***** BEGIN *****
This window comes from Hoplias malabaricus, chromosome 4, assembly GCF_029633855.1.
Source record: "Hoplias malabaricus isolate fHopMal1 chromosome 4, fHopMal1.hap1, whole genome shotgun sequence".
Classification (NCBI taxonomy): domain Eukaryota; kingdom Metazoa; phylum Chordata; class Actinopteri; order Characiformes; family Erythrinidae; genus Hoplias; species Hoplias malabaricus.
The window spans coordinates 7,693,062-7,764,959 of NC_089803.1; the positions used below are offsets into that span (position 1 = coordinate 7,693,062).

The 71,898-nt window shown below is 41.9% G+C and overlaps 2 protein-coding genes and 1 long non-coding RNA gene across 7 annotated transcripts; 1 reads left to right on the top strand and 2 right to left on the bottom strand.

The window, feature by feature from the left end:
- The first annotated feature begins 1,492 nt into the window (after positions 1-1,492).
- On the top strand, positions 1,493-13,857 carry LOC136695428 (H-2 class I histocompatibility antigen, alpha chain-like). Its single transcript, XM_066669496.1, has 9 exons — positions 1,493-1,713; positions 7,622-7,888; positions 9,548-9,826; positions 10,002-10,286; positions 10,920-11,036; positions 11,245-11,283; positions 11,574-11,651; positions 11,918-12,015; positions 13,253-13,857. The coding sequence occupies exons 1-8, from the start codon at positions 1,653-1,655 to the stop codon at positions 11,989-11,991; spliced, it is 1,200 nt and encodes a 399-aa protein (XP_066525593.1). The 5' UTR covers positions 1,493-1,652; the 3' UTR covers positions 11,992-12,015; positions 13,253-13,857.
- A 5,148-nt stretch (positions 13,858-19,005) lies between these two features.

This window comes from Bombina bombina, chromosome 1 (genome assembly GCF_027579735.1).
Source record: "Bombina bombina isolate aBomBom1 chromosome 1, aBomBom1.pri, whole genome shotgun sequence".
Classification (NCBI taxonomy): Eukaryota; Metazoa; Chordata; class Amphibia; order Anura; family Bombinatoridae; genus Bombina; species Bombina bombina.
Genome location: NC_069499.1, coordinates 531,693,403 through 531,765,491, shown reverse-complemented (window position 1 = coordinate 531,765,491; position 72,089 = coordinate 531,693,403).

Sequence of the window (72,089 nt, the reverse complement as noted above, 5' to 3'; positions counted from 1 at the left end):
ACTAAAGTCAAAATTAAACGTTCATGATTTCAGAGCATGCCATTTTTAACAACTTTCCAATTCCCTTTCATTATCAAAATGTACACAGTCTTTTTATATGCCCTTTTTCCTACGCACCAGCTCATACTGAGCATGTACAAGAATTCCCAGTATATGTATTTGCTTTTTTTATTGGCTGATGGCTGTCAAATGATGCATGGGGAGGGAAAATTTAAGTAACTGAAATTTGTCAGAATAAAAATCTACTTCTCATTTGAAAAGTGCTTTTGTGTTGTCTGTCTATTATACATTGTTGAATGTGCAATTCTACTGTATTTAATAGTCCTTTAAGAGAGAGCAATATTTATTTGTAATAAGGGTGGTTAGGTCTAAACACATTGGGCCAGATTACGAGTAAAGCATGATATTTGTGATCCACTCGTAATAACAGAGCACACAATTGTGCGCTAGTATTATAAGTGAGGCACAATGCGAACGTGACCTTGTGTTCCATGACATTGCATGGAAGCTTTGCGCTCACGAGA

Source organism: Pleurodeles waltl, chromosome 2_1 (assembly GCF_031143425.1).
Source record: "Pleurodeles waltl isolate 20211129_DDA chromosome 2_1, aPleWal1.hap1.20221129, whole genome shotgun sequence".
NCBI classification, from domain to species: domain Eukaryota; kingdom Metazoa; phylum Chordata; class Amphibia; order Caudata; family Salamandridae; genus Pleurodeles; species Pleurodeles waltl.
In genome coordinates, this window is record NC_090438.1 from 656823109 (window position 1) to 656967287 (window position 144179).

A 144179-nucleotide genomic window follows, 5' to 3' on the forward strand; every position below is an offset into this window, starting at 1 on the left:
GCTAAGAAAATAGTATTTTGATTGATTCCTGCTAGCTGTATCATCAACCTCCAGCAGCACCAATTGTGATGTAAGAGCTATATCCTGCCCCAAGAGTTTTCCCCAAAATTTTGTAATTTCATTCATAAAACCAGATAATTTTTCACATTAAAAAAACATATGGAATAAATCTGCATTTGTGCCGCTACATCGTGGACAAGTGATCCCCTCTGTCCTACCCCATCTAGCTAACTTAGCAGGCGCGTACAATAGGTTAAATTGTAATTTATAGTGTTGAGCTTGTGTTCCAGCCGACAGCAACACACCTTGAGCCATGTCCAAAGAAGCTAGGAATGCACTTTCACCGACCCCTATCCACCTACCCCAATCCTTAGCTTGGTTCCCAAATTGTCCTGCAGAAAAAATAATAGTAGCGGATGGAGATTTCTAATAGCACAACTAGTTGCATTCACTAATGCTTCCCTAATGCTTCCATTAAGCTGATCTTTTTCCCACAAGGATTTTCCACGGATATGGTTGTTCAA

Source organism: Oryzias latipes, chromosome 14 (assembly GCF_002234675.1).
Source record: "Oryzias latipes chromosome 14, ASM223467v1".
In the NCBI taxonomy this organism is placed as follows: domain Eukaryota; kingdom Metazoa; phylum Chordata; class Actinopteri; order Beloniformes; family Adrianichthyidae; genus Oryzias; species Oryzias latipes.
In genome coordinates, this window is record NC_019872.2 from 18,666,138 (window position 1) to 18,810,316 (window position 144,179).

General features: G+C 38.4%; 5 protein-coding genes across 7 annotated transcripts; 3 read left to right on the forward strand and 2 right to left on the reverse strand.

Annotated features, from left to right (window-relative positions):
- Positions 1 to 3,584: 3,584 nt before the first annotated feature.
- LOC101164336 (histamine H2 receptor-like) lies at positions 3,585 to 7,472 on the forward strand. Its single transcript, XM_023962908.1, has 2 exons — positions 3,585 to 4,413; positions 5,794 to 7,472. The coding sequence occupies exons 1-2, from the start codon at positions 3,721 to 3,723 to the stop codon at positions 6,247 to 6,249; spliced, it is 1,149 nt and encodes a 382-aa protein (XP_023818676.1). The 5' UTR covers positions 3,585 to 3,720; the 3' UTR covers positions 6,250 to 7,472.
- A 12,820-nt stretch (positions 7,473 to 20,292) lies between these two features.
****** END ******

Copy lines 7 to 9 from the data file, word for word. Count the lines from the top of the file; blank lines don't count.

- The first annotated feature begins 1,492 nt into the window (after positions 1-1,492).
- On the top strand, positions 1,493-13,857 carry LOC136695428 (H-2 class I histocompatibility antigen, alpha chain-like). Its single transcript, XM_066669496.1, has 9 exons — positions 1,493-1,713; positions 7,622-7,888; positions 9,548-9,826; positions 10,002-10,286; positions 10,920-11,036; positions 11,245-11,283; positions 11,574-11,651; positions 11,918-12,015; positions 13,253-13,857. The coding sequence occupies exons 1-8, from the start codon at positions 1,653-1,655 to the stop codon at positions 11,989-11,991; spliced, it is 1,200 nt and encodes a 399-aa protein (XP_066525593.1). The 5' UTR covers positions 1,493-1,652; the 3' UTR covers positions 11,992-12,015; positions 13,253-13,857.
- A 5,148-nt stretch (positions 13,858-19,005) lies between these two features.